low tide. From time to time, some fisherman crossed their path, passed
near them in silence, without singing as the custom is in rowing, too
busy poling, standing in his bark and working his pole with beautiful
plastic gestures.

While they were day-dreaming, they approached the French shore, the
smugglers. On the other side of the strange zone which they were
traversing as in a sled, that silhouette of an old city, which fled from
them slowly, was Fontarabia; those highlands which rose to the sky
with figures so harsh, were the Spanish Pyrenees. All this was Spain,
mountainous Spain, eternally standing there in the face of them and
incessantly preoccupying their minds: a country which one must reach in
silence, in dark nights, in nights without moonlight, under the rain of
winter; a country which is the perpetual aim of dangerous expeditions; a
country which, for the men of Ramuntcho’s village, seems always to close
the southwestern horizon, while it changes in appearance according to
the clouds and the hours; a country which is the first to be lighted by
the pale sun of mornings and which masks afterward, like a sombre screen
the red sun of evenings.--

He adored his Basque land, Ramuntcho,--and this morning was one of the
times when this adoration penetrated him more profoundly. In his after
life, during his exile, the reminiscence of these delightful returns at
dawn, after the nights of smuggling, caused in him an indescribable and
very anguishing nostalgia. But his love for the hereditary soil was not
as simple as that of his companions. As in all his sentiments, as in all
his sensations, there were mingled in it diverse elements. At first the
instinctive and unanalyzed attachment of his maternal ancestors to the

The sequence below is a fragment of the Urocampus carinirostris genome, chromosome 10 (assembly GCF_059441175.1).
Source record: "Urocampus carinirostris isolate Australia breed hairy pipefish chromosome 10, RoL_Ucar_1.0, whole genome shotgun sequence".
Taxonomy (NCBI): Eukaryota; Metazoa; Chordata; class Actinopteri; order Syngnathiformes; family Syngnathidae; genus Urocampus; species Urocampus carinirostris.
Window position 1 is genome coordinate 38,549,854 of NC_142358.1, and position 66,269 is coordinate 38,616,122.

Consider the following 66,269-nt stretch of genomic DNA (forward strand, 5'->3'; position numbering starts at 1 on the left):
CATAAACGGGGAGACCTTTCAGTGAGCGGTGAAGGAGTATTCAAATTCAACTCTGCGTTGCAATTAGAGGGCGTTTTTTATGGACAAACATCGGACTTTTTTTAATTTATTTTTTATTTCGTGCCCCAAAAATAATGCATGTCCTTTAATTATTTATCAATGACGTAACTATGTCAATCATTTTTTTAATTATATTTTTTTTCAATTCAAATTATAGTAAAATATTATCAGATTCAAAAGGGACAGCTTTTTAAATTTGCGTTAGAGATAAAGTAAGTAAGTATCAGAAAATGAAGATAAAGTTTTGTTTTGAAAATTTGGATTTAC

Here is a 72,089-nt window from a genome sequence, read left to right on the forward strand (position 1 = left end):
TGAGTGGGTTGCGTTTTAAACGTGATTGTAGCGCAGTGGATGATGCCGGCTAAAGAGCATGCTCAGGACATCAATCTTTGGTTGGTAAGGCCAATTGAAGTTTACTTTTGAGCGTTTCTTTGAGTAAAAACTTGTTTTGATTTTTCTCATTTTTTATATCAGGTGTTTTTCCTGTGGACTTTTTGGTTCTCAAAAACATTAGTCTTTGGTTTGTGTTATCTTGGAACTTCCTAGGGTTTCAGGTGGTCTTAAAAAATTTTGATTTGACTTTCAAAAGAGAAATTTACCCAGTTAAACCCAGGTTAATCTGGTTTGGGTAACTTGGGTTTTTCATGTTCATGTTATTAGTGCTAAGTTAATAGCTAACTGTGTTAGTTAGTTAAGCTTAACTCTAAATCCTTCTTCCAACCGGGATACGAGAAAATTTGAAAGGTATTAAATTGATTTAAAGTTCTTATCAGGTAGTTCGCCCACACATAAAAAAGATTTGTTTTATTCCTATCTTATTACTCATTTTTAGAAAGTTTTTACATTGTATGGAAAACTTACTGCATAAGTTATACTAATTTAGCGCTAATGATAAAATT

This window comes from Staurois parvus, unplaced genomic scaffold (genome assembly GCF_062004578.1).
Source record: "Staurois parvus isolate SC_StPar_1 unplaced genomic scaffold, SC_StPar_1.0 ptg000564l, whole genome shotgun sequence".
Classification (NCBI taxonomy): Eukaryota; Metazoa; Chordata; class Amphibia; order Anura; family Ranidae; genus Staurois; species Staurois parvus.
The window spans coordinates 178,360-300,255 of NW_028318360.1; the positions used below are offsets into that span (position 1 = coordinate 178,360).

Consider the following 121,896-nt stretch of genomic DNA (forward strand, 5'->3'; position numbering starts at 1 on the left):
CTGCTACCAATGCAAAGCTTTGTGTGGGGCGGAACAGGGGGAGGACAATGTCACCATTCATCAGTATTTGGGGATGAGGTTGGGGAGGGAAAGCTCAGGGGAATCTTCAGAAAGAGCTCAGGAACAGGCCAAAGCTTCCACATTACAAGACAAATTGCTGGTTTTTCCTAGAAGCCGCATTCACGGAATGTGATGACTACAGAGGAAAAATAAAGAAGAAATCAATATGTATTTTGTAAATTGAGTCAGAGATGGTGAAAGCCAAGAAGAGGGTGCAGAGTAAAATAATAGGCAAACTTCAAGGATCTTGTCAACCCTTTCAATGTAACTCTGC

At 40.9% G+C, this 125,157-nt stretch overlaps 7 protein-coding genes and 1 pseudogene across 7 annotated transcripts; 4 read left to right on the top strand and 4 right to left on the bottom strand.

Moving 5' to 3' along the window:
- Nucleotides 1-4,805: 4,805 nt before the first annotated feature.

native soil, then something more refined coming from his father, an
unconscious reflection of the artistic admiration which had retained the
stranger here for several seasons and had given to him the caprice of
allying himself with a girl of these mountains in order to obtain a
Basque descendance.--



CHAPTER III.

It is eleven o’clock now, and the bells of France and Spain mingle above
the frontier their religious festival vibrations.

Bathed, rested, and in Sunday dress, Ramuntcho was going with his mother
to the high mass of All-Saints’ Day. On the path, strewn with reddish
leaves, they descended toward their parish, under a warm sun which gave
to them the illusion of summer.

He, dressed in a manner almost elegant and like a city denizen, save for
the traditional Basque cap, which he wore on the side and pulled down
like a visor over his childish eyes. She, straight and proud, her head
high, her demeanor distinguished, in a gown of new form; having the air
of a society woman, except for the mantilla; made of black cloth, which
covered her hair and her shoulders. In the great city formerly she had
learned how to dress--and anyway, in the Basque country, where so many
ancient traditions have been preserved, the women and the girls of the
least important villages have all taken the habit of dressing in the
fashion of the day, with an elegance unknown to the peasants of the
other French provinces.

They separated, as etiquette ordains, in the yard of the church, where